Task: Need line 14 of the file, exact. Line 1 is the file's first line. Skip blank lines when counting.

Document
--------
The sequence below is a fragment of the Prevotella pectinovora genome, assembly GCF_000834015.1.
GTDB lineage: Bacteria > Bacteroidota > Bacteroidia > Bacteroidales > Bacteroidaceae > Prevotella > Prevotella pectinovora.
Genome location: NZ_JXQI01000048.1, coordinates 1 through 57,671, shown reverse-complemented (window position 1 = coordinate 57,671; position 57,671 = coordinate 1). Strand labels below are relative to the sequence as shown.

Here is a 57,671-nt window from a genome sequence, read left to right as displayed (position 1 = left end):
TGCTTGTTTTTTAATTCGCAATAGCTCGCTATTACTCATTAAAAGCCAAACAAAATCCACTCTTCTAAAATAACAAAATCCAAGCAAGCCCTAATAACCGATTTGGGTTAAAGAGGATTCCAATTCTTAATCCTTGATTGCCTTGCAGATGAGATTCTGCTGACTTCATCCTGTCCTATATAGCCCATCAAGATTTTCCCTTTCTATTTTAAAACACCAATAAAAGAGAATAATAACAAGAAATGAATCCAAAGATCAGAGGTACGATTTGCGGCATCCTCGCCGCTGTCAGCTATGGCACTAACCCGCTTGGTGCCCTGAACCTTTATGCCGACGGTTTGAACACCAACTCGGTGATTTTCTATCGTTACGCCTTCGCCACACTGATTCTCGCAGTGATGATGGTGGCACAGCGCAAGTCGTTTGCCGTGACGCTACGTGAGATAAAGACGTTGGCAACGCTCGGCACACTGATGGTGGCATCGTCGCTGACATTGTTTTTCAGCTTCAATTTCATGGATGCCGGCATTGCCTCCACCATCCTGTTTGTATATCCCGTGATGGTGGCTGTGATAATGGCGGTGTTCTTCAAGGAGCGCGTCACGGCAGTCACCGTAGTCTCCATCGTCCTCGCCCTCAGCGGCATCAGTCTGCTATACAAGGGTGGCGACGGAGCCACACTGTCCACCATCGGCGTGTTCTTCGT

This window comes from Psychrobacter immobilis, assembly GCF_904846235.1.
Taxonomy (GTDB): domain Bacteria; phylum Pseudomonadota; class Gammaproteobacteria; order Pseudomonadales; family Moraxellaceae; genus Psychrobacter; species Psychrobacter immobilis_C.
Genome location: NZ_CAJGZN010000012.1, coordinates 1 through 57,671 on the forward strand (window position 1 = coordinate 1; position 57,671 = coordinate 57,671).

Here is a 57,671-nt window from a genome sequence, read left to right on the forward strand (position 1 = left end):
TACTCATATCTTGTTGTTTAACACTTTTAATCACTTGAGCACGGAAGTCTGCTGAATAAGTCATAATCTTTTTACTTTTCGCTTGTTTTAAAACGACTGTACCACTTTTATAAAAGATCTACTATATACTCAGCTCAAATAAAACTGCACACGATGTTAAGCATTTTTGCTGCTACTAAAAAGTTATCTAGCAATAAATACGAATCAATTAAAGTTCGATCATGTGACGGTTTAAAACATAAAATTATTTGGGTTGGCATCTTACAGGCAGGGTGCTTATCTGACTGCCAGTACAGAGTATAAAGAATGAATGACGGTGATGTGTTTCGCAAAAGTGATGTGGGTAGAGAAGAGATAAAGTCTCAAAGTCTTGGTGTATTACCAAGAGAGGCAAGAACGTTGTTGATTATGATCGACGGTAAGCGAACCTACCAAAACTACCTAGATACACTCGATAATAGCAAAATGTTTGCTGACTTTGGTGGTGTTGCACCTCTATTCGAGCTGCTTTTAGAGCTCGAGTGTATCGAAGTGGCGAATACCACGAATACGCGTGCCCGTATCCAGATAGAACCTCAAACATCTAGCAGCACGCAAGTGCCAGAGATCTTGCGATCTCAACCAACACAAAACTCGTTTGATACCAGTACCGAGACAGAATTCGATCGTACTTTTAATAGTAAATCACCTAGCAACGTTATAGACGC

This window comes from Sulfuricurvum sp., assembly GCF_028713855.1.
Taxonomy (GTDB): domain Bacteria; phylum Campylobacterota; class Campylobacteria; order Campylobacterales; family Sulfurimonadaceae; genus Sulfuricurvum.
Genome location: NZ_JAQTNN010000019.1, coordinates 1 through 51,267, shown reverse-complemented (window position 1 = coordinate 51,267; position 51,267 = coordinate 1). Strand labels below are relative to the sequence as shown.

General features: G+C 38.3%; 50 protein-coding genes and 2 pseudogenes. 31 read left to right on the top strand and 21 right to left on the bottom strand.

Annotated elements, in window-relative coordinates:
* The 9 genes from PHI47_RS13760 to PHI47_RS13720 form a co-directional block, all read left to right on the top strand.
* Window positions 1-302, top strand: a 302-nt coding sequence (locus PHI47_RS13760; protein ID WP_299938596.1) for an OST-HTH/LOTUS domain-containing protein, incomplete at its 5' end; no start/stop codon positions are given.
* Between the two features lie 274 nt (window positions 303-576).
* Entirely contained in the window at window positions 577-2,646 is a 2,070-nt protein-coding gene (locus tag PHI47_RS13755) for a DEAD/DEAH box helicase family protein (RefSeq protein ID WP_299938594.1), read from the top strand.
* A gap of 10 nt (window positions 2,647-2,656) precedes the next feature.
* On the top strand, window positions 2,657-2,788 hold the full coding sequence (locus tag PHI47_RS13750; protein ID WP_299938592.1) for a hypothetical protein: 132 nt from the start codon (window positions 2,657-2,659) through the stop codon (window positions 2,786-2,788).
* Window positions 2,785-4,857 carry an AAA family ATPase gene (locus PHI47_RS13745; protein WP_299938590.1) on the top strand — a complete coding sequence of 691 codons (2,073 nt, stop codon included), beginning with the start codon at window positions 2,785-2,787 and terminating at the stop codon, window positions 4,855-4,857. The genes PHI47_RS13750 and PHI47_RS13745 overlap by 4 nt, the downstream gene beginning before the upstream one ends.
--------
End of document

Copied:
General features: G+C 38.3%; 50 protein-coding genes and 2 pseudogenes. 31 read left to right on the top strand and 21 right to left on the bottom strand.